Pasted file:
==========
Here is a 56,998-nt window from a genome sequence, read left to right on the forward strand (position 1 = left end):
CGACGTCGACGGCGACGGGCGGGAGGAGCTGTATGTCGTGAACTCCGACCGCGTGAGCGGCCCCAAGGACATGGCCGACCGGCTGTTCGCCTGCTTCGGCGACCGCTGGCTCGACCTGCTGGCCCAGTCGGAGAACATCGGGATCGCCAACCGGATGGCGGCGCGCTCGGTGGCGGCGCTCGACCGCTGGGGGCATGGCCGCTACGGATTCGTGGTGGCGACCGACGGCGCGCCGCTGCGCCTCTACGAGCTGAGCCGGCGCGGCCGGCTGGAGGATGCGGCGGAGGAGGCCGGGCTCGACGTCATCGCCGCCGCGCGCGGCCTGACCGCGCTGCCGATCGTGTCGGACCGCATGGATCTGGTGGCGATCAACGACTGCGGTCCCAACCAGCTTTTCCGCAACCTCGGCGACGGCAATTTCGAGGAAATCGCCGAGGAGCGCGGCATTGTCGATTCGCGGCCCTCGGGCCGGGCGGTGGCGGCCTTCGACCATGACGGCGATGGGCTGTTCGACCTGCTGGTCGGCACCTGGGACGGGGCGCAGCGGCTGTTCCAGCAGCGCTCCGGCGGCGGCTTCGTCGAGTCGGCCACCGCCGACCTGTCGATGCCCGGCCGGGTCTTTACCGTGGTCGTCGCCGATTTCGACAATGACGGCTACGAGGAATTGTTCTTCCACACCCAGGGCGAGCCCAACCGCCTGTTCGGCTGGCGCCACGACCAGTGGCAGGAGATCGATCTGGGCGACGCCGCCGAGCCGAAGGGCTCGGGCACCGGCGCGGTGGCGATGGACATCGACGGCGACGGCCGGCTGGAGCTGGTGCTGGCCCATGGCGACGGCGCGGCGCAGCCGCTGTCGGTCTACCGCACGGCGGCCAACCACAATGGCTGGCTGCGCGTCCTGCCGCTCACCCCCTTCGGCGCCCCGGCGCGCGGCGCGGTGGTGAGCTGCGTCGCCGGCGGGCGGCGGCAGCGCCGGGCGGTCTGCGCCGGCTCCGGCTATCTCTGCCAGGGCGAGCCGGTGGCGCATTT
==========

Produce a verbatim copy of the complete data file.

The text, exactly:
Here is a 56,998-nt window from a genome sequence, read left to right on the forward strand (position 1 = left end):
CGACGTCGACGGCGACGGGCGGGAGGAGCTGTATGTCGTGAACTCCGACCGCGTGAGCGGCCCCAAGGACATGGCCGACCGGCTGTTCGCCTGCTTCGGCGACCGCTGGCTCGACCTGCTGGCCCAGTCGGAGAACATCGGGATCGCCAACCGGATGGCGGCGCGCTCGGTGGCGGCGCTCGACCGCTGGGGGCATGGCCGCTACGGATTCGTGGTGGCGACCGACGGCGCGCCGCTGCGCCTCTACGAGCTGAGCCGGCGCGGCCGGCTGGAGGATGCGGCGGAGGAGGCCGGGCTCGACGTCATCGCCGCCGCGCGCGGCCTGACCGCGCTGCCGATCGTGTCGGACCGCATGGATCTGGTGGCGATCAACGACTGCGGTCCCAACCAGCTTTTCCGCAACCTCGGCGACGGCAATTTCGAGGAAATCGCCGAGGAGCGCGGCATTGTCGATTCGCGGCCCTCGGGCCGGGCGGTGGCGGCCTTCGACCATGACGGCGATGGGCTGTTCGACCTGCTGGTCGGCACCTGGGACGGGGCGCAGCGGCTGTTCCAGCAGCGCTCCGGCGGCGGCTTCGTCGAGTCGGCCACCGCCGACCTGTCGATGCCCGGCCGGGTCTTTACCGTGGTCGTCGCCGATTTCGACAATGACGGCTACGAGGAATTGTTCTTCCACACCCAGGGCGAGCCCAACCGCCTGTTCGGCTGGCGCCACGACCAGTGGCAGGAGATCGATCTGGGCGACGCCGCCGAGCCGAAGGGCTCGGGCACCGGCGCGGTGGCGATGGACATCGACGGCGACGGCCGGCTGGAGCTGGTGCTGGCCCATGGCGACGGCGCGGCGCAGCCGCTGTCGGTCTACCGCACGGCGGCCAACCACAATGGCTGGCTGCGCGTCCTGCCGCTCACCCCCTTCGGCGCCCCGGCGCGCGGCGCGGTGGTGAGCTGCGTCGCCGGCGGGCGGCGGCAGCGCCGGGCGGTCTGCGCCGGCTCCGGCTATCTCTGCCAGGGCGAGCCGGTGGCGCATTT